Turbulent breath takes virus along for many meters
We already call it a ‘one-and-a-half-meter society’ and get used to keeping a distance of six feet. But what is behind this distance norm? What do we actually know about the droplets when breathing or sneezing, droplets that can be carriers of the corona virus? The complex turbulent flow of moist and warm air from our throat can carry droplets for distances that are much longer than six feet, especially when the wind or an airconditioning system carries them, Professor Detlef Lohse makes clear in his article in the May issue of German ‘Physik Journal’.
Sneezing or coughing in our elbow, we really do it for a reason. Unprotected, the droplets coming out of our mouth can reach distances well over six feet. But what about simply breathing out, or friendly saying hello at a distance? The one-and-a-half meter or six feet distance calculation finds its origin in a paper ‘Air-borne infection’, that describes the transfer of tuberculosis via droplets in air. The authors made a few assumptions: they define small and big droplets and they assume droplets have no interaction. Small droplets, according to this theory of 1936, will not survive for long and don’t have to be counted in. Bigger droplets show ballistic behaviour, from which the distance can simply be derived.
When bigger droplets are released from the flow, it can even rise again and reach distances far beyond the calculated ‘xmax’
By now, we know that this isn’t that simple, says Lohse. One thing is the arbitrary choice of small and big. Is a droplet of 1 micron (one thousandth of a millimeter) small? Even if it carries ten viruses, it is only occupied for one percent. The most imporant thing we know now, is that smaller droplets live far longer: in the warm, moist and turbulent flow, they do not evaporate instantly, as was assumed in the 1936 theory. Turbulence makes it very complex: the flow that is warmer and more moist than air, and thus lighter, will rise. At the same time, the droplets that are present, tend to pull the flow down. But when bigger droplets have left, the flow can rise again. Smaller droplets can remain in the air for minutes. Caused by this, a sneeze can reach distances of 26 feet, about eight meter. Lydia Bourouiba, of MIT’s Fluid Dynamics of Disease Transmission Laboratory showed this, using simulations and high speed video.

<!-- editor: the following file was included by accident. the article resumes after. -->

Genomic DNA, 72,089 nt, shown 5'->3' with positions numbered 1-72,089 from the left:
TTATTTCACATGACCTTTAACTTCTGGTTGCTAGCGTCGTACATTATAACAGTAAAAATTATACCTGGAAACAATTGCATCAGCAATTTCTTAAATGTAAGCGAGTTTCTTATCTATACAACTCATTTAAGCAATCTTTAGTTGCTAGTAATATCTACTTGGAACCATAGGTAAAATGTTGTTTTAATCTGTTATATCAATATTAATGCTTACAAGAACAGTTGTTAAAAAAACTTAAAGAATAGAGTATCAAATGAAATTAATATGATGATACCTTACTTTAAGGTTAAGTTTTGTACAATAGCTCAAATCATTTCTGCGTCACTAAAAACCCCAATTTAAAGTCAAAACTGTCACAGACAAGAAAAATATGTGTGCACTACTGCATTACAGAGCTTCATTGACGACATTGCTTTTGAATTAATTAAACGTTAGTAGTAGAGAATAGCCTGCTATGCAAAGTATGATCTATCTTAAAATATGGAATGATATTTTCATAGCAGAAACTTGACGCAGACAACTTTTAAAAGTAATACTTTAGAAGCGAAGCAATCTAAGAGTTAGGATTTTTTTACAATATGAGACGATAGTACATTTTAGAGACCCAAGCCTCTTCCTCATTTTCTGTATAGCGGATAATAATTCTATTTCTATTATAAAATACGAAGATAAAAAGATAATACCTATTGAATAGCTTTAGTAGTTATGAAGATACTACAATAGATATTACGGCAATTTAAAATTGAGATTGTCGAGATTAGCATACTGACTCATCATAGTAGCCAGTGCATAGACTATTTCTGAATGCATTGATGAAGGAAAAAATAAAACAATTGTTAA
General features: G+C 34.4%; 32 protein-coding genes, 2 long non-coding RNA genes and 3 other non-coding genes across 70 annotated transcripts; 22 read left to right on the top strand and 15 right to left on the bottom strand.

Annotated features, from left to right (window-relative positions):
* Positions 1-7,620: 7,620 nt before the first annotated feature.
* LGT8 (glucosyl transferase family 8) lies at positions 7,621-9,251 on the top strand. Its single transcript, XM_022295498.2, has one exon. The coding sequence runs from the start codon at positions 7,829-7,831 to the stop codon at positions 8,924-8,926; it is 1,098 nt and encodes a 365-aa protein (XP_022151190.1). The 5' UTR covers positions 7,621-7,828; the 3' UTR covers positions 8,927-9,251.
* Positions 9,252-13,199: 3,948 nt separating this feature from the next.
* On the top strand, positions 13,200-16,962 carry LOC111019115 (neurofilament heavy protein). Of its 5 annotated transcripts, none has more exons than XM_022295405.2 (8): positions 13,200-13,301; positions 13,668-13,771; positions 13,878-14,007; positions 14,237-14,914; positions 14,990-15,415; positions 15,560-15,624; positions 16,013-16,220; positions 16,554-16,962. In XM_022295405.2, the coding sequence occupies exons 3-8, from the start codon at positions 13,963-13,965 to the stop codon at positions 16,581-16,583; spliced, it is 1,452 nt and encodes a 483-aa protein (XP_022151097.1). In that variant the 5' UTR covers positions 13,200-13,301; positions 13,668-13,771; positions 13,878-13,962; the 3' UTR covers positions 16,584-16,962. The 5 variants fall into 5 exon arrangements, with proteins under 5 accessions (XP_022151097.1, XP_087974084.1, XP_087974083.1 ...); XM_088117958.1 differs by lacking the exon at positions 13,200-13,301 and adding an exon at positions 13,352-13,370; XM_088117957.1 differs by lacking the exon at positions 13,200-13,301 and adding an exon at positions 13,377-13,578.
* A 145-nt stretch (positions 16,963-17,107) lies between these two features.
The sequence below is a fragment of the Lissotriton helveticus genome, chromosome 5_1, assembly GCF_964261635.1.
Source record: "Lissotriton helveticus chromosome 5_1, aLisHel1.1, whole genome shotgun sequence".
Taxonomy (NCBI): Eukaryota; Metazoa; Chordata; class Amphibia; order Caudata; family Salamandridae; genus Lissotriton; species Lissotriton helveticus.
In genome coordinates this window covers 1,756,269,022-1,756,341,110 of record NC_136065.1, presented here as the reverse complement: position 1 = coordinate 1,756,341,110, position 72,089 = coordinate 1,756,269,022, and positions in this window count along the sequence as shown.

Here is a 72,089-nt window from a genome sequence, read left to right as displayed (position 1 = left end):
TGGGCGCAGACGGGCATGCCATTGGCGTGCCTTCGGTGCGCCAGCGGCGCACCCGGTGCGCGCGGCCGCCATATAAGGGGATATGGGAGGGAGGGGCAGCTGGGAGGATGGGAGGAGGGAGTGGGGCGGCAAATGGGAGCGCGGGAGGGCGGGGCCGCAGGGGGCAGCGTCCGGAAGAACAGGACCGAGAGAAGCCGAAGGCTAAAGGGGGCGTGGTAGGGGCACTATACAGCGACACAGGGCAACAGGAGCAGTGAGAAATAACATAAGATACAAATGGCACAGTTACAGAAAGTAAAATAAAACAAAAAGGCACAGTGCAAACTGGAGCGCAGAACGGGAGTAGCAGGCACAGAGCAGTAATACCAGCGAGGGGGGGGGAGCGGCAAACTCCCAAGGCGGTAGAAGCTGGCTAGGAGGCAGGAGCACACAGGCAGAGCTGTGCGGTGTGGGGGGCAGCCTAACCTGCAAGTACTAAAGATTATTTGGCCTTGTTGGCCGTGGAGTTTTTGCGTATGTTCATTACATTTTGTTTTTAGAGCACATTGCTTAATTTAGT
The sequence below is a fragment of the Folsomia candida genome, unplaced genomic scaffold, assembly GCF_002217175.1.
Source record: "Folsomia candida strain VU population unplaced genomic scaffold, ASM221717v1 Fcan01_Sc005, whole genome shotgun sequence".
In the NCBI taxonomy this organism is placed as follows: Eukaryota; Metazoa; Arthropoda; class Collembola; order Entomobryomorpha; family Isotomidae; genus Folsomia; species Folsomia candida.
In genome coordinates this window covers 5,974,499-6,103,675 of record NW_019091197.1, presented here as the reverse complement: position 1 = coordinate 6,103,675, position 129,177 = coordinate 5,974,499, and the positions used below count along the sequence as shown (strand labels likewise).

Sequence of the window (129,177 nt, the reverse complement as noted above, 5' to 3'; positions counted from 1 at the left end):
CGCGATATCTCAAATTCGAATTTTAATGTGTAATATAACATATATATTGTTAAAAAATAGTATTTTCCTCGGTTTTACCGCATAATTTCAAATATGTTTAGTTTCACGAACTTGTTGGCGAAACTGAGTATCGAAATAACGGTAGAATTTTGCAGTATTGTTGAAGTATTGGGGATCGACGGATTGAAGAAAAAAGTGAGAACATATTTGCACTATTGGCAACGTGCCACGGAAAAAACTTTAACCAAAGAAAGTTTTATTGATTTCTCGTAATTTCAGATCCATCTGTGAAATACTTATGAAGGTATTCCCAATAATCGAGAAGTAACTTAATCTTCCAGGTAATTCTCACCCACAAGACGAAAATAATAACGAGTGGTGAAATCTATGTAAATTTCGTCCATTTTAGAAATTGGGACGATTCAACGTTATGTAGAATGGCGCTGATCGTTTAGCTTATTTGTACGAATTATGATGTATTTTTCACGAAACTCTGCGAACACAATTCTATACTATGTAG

Circumstances play a major role: when we walk outside, the wind or a cyclist’s drag can transport the droplets further than we think. Inside, an airconditiong can even spread droplets across several rooms. Add to that the fact that slime is a complex fluid showing non-Newtonian behaviour, setting up adequate standards is not easy. Enlarging the distance much more than six feet, is not realistic in many situations. Mouth and nose protection may help, but does it have to be of the same standard as in healthcare, can small droplets still have an influence? What Lohse primarily makes clear is that we should be aware of the circumstances. By combining virus research and fluid dynamics, we can gain more knowledge about the conditions that play a role in virus transmission and the role small droplets have in this.
Lohse: “If the corona pandemic makes one thing clear, it is that we still do not know enough about the fluid dynamics of sneezing, coughing, speaking and even simply breathing. Answers are urgently needed, and in times like this, basic research is no longer a niche but a key discipline.”
Detlef Lohse is Distinguished Professor of Physics of Fluids at the University of Twente. He is one of the initiators of the UT-campus based Max Planck Center for Complex Fluid Dynamics.
The article ‘Die Abstandsregel in Zeiten von Corona’, in German, is in the May issue of ‘Physik Journal’, of the Deutsche Physikalische Gesellschaft.
Article made available by University Twente